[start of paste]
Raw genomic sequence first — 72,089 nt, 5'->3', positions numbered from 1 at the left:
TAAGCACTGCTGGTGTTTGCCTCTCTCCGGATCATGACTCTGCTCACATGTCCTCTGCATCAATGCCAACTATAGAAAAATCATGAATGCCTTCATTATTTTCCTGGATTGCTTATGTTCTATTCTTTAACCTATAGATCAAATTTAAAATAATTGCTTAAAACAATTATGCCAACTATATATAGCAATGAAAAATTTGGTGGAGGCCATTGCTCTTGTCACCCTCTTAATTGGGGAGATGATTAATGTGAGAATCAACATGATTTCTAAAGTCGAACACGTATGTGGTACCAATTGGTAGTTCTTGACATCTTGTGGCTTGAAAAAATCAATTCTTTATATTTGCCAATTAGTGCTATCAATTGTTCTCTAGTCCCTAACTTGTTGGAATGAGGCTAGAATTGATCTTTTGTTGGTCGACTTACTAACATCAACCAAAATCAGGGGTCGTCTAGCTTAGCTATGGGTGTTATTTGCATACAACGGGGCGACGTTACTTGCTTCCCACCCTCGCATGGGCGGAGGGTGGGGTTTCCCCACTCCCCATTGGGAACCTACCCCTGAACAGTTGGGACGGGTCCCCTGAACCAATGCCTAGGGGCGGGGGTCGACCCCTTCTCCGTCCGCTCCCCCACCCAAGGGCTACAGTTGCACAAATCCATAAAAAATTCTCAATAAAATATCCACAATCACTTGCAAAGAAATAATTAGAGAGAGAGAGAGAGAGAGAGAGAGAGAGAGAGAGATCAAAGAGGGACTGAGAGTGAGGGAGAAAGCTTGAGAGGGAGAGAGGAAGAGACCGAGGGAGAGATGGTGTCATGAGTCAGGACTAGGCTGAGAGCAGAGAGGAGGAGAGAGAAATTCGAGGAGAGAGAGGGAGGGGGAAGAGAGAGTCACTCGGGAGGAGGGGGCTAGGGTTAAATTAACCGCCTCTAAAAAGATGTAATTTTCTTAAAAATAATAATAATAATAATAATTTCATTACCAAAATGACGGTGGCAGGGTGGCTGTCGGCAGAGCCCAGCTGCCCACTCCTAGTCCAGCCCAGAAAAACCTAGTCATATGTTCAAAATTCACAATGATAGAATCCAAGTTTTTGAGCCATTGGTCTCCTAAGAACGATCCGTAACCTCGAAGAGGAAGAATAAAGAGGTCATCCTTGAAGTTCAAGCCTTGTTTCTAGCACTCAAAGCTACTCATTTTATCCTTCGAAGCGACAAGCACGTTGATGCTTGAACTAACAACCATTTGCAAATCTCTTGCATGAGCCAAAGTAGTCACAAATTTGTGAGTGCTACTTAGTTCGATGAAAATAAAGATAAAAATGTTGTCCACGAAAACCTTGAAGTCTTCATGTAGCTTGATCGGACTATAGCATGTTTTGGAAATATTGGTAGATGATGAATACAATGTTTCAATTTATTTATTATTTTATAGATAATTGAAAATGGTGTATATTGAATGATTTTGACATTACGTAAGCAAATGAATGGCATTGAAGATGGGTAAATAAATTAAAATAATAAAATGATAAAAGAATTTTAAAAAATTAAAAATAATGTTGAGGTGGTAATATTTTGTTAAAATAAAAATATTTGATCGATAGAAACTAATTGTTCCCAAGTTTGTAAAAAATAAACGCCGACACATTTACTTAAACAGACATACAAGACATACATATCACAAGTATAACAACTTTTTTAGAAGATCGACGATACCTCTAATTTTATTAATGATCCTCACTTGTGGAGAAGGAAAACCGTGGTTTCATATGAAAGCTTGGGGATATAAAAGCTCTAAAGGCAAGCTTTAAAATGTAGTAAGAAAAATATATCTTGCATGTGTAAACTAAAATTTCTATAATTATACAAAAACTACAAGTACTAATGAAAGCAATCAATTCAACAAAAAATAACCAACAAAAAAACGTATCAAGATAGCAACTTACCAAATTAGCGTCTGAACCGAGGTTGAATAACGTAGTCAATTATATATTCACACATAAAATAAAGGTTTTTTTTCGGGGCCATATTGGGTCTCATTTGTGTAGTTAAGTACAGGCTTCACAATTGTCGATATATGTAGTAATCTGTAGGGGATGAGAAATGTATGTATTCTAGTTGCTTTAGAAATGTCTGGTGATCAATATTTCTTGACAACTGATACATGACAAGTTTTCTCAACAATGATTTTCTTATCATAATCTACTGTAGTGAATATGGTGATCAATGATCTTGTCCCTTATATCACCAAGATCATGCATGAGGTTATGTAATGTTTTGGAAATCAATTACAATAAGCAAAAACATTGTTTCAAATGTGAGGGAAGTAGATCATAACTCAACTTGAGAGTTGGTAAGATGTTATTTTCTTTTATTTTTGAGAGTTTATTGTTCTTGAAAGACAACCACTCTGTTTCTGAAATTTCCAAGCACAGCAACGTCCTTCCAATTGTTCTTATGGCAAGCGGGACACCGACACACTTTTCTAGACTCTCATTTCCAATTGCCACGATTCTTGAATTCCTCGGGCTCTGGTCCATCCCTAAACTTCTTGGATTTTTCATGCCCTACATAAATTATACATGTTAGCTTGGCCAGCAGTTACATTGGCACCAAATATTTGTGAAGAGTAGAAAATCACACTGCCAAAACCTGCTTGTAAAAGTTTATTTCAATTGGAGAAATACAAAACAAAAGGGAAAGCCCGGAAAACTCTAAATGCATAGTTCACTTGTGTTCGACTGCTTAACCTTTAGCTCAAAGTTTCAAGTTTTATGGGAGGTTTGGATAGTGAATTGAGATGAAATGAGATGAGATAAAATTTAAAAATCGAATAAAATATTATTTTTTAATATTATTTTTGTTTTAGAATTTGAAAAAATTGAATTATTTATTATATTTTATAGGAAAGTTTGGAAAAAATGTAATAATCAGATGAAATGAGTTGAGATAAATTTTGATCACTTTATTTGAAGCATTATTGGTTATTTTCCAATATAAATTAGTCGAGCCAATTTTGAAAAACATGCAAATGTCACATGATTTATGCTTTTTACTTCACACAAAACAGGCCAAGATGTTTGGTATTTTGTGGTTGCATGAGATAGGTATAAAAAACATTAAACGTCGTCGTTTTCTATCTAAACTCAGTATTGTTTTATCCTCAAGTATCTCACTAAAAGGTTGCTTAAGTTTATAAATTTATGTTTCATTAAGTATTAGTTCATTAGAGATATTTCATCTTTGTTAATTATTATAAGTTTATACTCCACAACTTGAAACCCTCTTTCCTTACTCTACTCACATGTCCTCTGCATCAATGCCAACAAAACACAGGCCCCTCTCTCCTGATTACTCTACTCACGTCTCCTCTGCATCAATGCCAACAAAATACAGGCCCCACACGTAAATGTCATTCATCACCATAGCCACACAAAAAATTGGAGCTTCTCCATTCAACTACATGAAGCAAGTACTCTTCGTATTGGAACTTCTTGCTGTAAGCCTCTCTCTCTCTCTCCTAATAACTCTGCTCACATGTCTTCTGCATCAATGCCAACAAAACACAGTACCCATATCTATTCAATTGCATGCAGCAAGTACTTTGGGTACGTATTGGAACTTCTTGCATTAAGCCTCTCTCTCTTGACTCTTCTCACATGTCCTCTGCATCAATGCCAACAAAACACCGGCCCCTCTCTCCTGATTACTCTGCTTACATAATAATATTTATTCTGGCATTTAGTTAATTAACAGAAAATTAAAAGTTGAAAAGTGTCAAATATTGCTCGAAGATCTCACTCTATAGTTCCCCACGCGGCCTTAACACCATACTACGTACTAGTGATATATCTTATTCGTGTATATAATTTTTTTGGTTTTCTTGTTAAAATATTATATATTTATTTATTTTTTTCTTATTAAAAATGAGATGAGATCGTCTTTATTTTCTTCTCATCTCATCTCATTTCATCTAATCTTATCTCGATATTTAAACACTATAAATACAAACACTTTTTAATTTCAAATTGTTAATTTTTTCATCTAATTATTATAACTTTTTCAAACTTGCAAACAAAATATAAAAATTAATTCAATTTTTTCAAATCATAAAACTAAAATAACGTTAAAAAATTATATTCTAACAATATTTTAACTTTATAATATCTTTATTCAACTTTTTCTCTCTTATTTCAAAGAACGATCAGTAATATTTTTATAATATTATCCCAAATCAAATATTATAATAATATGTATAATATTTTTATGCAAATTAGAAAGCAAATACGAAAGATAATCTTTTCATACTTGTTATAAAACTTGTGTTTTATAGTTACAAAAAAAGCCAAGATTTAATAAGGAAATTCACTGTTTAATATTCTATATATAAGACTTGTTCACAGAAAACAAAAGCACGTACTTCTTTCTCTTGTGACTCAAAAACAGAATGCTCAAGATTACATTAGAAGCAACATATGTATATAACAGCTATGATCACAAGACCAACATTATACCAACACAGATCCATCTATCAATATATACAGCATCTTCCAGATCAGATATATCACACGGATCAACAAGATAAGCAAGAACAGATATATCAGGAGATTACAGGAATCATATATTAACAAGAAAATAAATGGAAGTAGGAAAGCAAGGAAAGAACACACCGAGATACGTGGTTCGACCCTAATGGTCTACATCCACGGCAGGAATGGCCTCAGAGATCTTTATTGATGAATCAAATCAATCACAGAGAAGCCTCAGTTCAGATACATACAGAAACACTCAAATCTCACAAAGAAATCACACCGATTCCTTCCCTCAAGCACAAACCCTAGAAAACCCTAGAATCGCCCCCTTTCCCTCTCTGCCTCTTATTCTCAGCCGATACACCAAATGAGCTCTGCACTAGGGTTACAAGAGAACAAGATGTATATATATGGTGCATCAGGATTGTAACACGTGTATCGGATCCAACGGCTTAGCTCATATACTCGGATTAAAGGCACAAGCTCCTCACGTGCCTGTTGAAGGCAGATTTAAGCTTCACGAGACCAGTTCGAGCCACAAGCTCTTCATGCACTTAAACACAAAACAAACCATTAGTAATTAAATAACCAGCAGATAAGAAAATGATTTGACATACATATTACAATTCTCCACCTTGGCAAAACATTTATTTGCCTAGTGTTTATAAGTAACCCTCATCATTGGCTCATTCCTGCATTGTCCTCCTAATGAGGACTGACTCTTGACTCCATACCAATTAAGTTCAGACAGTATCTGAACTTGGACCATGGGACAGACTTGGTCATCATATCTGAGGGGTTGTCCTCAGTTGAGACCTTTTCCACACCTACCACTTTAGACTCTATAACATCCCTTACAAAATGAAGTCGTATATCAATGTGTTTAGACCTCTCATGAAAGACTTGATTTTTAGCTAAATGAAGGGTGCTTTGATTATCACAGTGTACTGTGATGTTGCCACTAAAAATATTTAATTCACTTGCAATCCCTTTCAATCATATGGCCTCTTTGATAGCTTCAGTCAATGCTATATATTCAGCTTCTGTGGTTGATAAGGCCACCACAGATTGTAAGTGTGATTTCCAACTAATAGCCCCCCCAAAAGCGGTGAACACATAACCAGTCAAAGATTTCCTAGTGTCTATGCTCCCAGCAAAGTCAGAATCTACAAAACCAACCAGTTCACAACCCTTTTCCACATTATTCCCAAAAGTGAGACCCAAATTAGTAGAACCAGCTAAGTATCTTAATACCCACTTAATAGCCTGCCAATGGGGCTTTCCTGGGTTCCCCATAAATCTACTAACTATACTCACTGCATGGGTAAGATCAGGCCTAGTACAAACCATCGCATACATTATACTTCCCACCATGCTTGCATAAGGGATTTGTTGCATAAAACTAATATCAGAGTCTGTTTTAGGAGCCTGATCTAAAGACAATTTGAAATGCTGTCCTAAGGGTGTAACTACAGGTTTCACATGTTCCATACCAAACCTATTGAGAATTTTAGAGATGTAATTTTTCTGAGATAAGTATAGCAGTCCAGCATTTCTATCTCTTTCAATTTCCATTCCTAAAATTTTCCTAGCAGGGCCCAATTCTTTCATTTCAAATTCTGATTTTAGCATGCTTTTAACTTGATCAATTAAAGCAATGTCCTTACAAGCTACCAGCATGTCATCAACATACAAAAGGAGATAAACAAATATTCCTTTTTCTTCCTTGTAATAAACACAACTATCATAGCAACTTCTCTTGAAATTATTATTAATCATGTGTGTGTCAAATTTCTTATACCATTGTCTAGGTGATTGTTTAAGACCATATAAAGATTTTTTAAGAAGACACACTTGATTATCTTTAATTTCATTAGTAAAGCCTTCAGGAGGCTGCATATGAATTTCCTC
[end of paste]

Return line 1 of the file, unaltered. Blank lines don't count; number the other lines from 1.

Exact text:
Raw genomic sequence first — 72,089 nt, 5'->3', positions numbered from 1 at the left: